I took some of Dr. Marshall’s dough and plastered it over one of Imdad’s eyes.

I filled the whole socket and let the dough overlap onto the surrounding skin.

I did the same with the other eye.

I pressed the edges down hard.

“Isn’t too uncomfortable?” I asked.

[Imdad] Not at all. Thank you.

“Do the bandaging,” I said to Marshall.

My fingers are too sticky.

Pleasure. We’ll just pop these here…

Dr. Marshall laid thick cotton-wool on Imdad’s dough-filled eyes.

It stuck in place.

Sit up please.

Dr. Marshall rolled a three-inch bandage round the face and head.

Please do leave my nose free for breathing.

[Dr. Marshall] Of course.

Sorry, it’s going to be a pinch on the tight side.

[Imdad groans softly]

How’s that?

“Splendid,” I said.

Looked like he suffered a terrible brain operation.

How does it feel?

[Imdad] It feels very good.

I must compliment you gentlemen on doing such a thorough job.

Imdad Khan stood up off the bed and walked straight to the door.

Great Scott! See that? He put his hand right on the doorknob!

Dr. Marshall stopped grinning.

Imdad was walking normally, quite briskly along the corridor.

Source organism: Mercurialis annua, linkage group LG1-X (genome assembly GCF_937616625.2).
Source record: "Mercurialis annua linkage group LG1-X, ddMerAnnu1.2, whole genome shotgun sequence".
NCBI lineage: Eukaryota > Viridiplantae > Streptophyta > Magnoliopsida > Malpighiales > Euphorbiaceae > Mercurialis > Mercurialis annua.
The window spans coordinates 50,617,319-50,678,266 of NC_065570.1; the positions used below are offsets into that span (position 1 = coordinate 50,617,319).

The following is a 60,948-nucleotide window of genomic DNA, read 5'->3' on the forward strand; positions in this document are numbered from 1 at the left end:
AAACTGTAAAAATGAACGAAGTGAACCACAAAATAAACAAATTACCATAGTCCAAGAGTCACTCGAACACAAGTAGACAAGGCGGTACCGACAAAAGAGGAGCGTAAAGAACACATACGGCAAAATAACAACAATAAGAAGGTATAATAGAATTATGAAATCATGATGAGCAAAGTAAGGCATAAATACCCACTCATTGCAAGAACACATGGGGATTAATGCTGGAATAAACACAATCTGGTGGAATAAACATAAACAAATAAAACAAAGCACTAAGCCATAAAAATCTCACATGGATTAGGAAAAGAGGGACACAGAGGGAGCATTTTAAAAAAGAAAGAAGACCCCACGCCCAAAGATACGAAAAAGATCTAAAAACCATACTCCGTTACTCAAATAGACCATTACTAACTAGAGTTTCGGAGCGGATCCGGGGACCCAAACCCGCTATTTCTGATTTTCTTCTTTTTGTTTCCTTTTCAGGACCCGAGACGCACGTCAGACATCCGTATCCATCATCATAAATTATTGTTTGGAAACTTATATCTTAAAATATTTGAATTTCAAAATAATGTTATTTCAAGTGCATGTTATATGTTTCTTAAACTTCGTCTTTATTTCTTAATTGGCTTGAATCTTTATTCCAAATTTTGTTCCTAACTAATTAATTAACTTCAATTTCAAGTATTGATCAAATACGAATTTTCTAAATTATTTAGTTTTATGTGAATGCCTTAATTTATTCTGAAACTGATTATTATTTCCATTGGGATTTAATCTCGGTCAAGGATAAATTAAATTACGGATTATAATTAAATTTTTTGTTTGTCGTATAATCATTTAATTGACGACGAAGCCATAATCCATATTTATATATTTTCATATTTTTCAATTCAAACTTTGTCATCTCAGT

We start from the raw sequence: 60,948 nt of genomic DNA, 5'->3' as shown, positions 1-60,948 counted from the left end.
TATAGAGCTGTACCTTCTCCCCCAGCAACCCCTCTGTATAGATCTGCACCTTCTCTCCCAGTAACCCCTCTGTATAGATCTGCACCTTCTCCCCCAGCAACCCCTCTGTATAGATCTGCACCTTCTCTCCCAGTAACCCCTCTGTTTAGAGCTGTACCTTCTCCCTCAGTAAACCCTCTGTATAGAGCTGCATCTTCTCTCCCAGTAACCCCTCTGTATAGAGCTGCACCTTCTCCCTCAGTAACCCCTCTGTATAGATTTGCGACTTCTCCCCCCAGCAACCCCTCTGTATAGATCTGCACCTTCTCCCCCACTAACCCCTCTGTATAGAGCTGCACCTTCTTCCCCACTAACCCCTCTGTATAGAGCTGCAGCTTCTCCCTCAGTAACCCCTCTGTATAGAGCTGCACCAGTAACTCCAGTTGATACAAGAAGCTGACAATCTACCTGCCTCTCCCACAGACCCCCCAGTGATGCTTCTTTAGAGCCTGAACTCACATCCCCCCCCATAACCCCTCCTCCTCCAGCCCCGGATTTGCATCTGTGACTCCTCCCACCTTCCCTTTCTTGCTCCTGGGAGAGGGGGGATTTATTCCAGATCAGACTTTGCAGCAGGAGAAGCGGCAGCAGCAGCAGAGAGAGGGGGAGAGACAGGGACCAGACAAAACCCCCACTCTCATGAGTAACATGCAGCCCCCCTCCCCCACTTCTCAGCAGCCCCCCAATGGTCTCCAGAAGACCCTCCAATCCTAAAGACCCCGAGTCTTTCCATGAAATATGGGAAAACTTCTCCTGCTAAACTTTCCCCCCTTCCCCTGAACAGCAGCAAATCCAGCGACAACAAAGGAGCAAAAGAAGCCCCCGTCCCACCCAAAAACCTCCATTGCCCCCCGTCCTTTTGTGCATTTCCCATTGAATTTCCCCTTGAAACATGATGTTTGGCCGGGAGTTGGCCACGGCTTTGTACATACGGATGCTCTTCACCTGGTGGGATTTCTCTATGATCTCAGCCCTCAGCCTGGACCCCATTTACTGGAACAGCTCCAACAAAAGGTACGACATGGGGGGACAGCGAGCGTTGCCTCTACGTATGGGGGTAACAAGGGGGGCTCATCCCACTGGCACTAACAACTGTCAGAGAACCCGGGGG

We followed five yards behind him. Spooky it was to watch this man with an enormous, totally bandaged head strolling casually…

“He saw it!” I cried.

“He saw that trolley! This is unbelievable!”

Dr. Marshall didn’t answer.

His whole face was rigid with shocked disbelief.

Imdad went down the stairs with no trouble at all.

Didn’t even hold the stair-rail.

Several people were coming up. You can see how they reacted.

At the bottom of the stairs, he turned and headed out the doors to the street.

Dr. Marshall and I kept close behind him.

Below us, a crowd of 100 barefoot children shouted and surged towards our white-headed visitor.

He greeted them with his hands above his head.

He walked to a bicycle, mounted it, and pedaled a figure-eight.

The barefoot children chased him, cheering and laughing.

He sped straight out into the traffic of the busy street with honking motor-cars whizzing around him in every direction.

He rode superbly.

For a minute, we kept him in sight.

Then he turned a corner and was gone.

“I can’t believe it,” Dr. Marshall said.

I can’t believe it.

“I can’t either,” I said.

I think we just witnessed a miracle.

For the rest of the day, I was busy with patients.

In the evening, I went to my flat to change clothes.

I took a long, cool shower.

I drank whisky-soda on the veranda with only a towel around my waist.

At ten minutes to 7:00, I arrived at the Royal Palace Hall.

[Dr. Z.Z.] The show lasted two hours.